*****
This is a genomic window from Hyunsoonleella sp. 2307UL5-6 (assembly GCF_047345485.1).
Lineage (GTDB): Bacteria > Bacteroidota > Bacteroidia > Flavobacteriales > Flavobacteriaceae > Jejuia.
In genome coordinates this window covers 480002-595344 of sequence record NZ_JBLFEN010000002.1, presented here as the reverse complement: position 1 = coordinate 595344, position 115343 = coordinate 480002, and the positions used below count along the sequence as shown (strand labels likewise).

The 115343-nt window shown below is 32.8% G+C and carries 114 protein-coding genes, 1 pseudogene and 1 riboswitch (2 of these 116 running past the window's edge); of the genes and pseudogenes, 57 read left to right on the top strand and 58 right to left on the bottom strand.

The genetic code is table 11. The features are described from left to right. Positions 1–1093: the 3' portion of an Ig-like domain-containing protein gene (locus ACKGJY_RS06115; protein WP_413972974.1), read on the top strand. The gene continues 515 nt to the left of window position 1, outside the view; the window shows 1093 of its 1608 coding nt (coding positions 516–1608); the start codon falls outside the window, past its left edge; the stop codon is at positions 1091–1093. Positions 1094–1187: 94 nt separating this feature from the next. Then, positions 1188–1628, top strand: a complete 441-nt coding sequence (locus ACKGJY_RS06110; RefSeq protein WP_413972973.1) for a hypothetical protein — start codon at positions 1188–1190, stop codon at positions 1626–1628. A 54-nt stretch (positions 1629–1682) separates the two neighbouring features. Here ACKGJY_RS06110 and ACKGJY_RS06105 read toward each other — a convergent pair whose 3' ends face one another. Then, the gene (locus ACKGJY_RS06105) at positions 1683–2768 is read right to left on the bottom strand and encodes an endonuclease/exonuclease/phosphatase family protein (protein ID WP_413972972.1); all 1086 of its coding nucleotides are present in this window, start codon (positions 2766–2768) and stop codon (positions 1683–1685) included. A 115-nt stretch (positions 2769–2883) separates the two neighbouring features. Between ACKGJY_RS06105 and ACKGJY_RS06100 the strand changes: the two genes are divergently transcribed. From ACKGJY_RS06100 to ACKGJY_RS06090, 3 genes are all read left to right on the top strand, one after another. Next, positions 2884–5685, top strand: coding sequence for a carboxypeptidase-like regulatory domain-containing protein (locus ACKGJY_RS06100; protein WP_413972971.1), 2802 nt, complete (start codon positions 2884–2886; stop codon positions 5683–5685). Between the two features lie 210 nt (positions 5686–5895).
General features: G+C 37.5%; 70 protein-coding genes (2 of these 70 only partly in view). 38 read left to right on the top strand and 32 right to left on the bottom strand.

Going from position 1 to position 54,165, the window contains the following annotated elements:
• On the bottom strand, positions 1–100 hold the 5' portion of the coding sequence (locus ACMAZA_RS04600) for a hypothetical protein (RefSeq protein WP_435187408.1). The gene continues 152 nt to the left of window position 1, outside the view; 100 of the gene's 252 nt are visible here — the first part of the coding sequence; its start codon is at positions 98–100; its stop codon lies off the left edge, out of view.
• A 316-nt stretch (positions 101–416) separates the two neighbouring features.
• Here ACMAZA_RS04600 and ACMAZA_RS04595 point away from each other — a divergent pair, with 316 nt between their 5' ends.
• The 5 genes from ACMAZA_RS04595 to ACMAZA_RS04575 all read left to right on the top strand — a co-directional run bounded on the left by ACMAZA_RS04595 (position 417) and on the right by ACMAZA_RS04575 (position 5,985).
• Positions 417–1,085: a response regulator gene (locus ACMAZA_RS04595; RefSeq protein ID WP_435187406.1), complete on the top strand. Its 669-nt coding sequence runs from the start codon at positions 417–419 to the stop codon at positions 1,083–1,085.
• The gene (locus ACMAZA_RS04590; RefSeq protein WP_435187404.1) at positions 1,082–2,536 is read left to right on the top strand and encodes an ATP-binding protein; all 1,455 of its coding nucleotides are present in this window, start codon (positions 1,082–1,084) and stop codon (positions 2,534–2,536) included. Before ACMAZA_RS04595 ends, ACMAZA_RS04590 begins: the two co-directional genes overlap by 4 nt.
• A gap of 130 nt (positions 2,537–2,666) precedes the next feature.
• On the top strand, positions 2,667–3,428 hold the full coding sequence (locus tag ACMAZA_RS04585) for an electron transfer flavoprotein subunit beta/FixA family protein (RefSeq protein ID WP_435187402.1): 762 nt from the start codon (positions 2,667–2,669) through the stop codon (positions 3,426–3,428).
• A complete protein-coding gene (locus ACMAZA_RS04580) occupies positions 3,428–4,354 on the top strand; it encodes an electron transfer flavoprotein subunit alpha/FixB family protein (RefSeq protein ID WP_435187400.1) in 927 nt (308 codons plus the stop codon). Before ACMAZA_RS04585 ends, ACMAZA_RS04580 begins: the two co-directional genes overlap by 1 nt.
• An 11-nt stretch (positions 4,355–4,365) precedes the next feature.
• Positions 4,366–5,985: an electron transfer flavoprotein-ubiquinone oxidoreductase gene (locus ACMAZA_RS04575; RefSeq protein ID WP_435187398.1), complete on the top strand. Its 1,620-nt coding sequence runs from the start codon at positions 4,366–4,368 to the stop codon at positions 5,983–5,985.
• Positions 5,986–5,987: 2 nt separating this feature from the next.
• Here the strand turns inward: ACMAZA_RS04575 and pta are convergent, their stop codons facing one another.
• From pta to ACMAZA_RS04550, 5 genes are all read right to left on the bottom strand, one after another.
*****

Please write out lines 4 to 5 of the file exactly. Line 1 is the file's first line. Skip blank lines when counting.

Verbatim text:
The 115343-nt window shown below is 32.8% G+C and carries 114 protein-coding genes, 1 pseudogene and 1 riboswitch (2 of these 116 running past the window's edge); of the genes and pseudogenes, 57 read left to right on the top strand and 58 right to left on the bottom strand.

The genetic code is table 11. The features are described from left to right. Positions 1–1093: the 3' portion of an Ig-like domain-containing protein gene (locus ACKGJY_RS06115; protein WP_413972974.1), read on the top strand. The gene continues 515 nt to the left of window position 1, outside the view; the window shows 1093 of its 1608 coding nt (coding positions 516–1608); the start codon falls outside the window, past its left edge; the stop codon is at positions 1091–1093. Positions 1094–1187: 94 nt separating this feature from the next. Then, positions 1188–1628, top strand: a complete 441-nt coding sequence (locus ACKGJY_RS06110; RefSeq protein WP_413972973.1) for a hypothetical protein — start codon at positions 1188–1190, stop codon at positions 1626–1628. A 54-nt stretch (positions 1629–1682) separates the two neighbouring features. Here ACKGJY_RS06110 and ACKGJY_RS06105 read toward each other — a convergent pair whose 3' ends face one another. Then, the gene (locus ACKGJY_RS06105) at positions 1683–2768 is read right to left on the bottom strand and encodes an endonuclease/exonuclease/phosphatase family protein (protein ID WP_413972972.1); all 1086 of its coding nucleotides are present in this window, start codon (positions 2766–2768) and stop codon (positions 1683–1685) included. A 115-nt stretch (positions 2769–2883) separates the two neighbouring features. Between ACKGJY_RS06105 and ACKGJY_RS06100 the strand changes: the two genes are divergently transcribed. From ACKGJY_RS06100 to ACKGJY_RS06090, 3 genes are all read left to right on the top strand, one after another. Next, positions 2884–5685, top strand: coding sequence for a carboxypeptidase-like regulatory domain-containing protein (locus ACKGJY_RS06100; protein WP_413972971.1), 2802 nt, complete (start codon positions 2884–2886; stop codon positions 5683–5685). Between the two features lie 210 nt (positions 5686–5895).